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Participating in sports is great for children both physically and psychologically. Sports can increase a child's physical coordination, fitness and self-esteem. In addition, sports can teach children about teamwork and self-discipline.
Because children's bodies are still growing and their coordination is still developing, children are more susceptible to sports-related injuries. According to the U.S. Centers for Disease Control and Prevention (CDC), more than 2.6 million children younger than 19 years are treated in the emergency department each year for sports- and recreation-related injuries. In addition, each year, an estimated 1.7 million people sustain a traumatic brain injury (TBI).
A TBI is caused by a bump, blow or jolt to the head or a penetrating head injury. A TBI may range in severity from “mild,” i.e., a brief change in mental status or consciousness to “severe,” i.e., an extended period of unconsciousness or amnesia after the injury. The majority of TBIs that occur each year are concussions or other forms of mild TBI.
A concussion is a mild traumatic brain injury (mTBI) caused by a blow or jolt to the head or body that causes the brain to shake. The shaking can cause the brain to not work normally and can result in serious side effects. Each year, thousands of children and youth are diagnosed with concussion — only half are sports related. Visit Concussion Care for Kids: Minds Matter to learn more about concussion recognition and management.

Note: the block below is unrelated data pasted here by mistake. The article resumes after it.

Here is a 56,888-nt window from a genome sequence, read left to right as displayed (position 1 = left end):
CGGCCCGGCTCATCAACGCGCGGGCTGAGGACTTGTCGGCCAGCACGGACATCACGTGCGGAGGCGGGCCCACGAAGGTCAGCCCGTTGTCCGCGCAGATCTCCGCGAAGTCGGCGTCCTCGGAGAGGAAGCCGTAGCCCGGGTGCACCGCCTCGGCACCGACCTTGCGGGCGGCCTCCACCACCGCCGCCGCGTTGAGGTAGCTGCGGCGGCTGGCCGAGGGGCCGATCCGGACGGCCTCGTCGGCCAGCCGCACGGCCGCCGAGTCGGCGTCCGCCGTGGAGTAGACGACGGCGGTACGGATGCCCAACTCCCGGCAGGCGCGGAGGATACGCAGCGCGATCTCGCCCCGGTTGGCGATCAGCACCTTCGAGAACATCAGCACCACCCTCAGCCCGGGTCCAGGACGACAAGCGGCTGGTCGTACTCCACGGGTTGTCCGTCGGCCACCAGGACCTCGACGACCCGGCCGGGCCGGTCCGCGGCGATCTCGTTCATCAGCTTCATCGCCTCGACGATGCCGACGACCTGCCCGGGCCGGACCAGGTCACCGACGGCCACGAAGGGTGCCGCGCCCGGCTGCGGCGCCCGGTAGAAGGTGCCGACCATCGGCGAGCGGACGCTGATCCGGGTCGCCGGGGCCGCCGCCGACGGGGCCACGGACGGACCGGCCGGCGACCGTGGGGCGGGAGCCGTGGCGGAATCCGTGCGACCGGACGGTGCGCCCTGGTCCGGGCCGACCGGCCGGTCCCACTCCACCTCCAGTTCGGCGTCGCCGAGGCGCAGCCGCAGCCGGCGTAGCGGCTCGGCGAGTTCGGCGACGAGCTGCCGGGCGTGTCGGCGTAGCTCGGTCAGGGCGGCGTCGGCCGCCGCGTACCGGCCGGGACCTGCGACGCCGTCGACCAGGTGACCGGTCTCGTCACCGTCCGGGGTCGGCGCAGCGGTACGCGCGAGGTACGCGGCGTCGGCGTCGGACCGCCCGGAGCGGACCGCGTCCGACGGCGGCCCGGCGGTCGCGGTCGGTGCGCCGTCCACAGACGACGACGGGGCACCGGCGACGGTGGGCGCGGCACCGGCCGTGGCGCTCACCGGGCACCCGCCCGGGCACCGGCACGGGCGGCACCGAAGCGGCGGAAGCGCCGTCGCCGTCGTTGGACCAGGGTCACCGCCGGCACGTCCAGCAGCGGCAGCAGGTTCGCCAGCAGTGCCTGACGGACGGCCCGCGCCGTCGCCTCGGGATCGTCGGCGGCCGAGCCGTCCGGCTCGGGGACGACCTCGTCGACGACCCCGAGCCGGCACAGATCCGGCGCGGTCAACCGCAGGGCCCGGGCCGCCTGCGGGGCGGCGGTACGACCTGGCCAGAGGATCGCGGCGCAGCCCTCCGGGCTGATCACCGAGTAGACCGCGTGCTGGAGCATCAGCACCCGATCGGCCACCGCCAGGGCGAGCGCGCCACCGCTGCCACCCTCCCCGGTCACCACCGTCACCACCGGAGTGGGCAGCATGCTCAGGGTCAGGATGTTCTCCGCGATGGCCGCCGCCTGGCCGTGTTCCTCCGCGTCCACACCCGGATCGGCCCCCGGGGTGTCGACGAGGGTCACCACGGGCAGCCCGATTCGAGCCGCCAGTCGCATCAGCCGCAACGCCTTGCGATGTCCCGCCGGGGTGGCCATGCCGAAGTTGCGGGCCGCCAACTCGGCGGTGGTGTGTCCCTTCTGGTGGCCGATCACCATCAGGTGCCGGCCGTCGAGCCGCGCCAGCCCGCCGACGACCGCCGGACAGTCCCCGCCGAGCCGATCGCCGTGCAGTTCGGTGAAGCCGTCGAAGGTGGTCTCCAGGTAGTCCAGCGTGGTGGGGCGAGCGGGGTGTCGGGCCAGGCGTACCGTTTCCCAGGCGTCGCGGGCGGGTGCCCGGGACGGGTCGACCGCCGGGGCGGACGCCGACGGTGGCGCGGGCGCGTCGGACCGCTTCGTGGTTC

Contact and collision sports like football, basketball, ice hockey and soccer may cause injuries, but so can other sports, including:
According to the American Academy of Pediatrics, most injuries in young athletes are due to overuse. The most frequent sports-related injuries are sprains (injuries to ligaments) and strains (injuries to muscles), caused when an abnormal stress is placed on tendons, joints, bones and muscle.
Fortunately, you can do a lot to help keep your kids safe when they grab that baseball mitt or skateboard and head out the door:
Children are at increased risk of heat illness. Compared to adults, children sweat less and produce more metabolic heat during physical activities. Children just beginning summer practices for organized sports are particularly vulnerable to suffering some form of illness such as dehydration or head stroke.
As your child participates in sports, he will sweat. This sweat must be replaced with equal amounts of fluids, usually 1 to 1½ liters per hour of intense sports activity. Your child should drink fluids before, during and after each practice or game. To avoid stomach cramps from drinking large amounts of fluids at once, encourage your child to drink about one cup of water (or a type of sports drink) every 15 to 20 minutes. Your child should avoid drinks that include carbonation and caffeine.
The following are the most common symptoms of dehydration. However, each child may experience symptoms differently. Symptoms may include:
If your child exhibits signs of dehydration, make sure she receives fluids immediately, as well as a snack. The symptoms of dehydration may resemble other medical conditions or problems. Consult your child's physician for a diagnosis.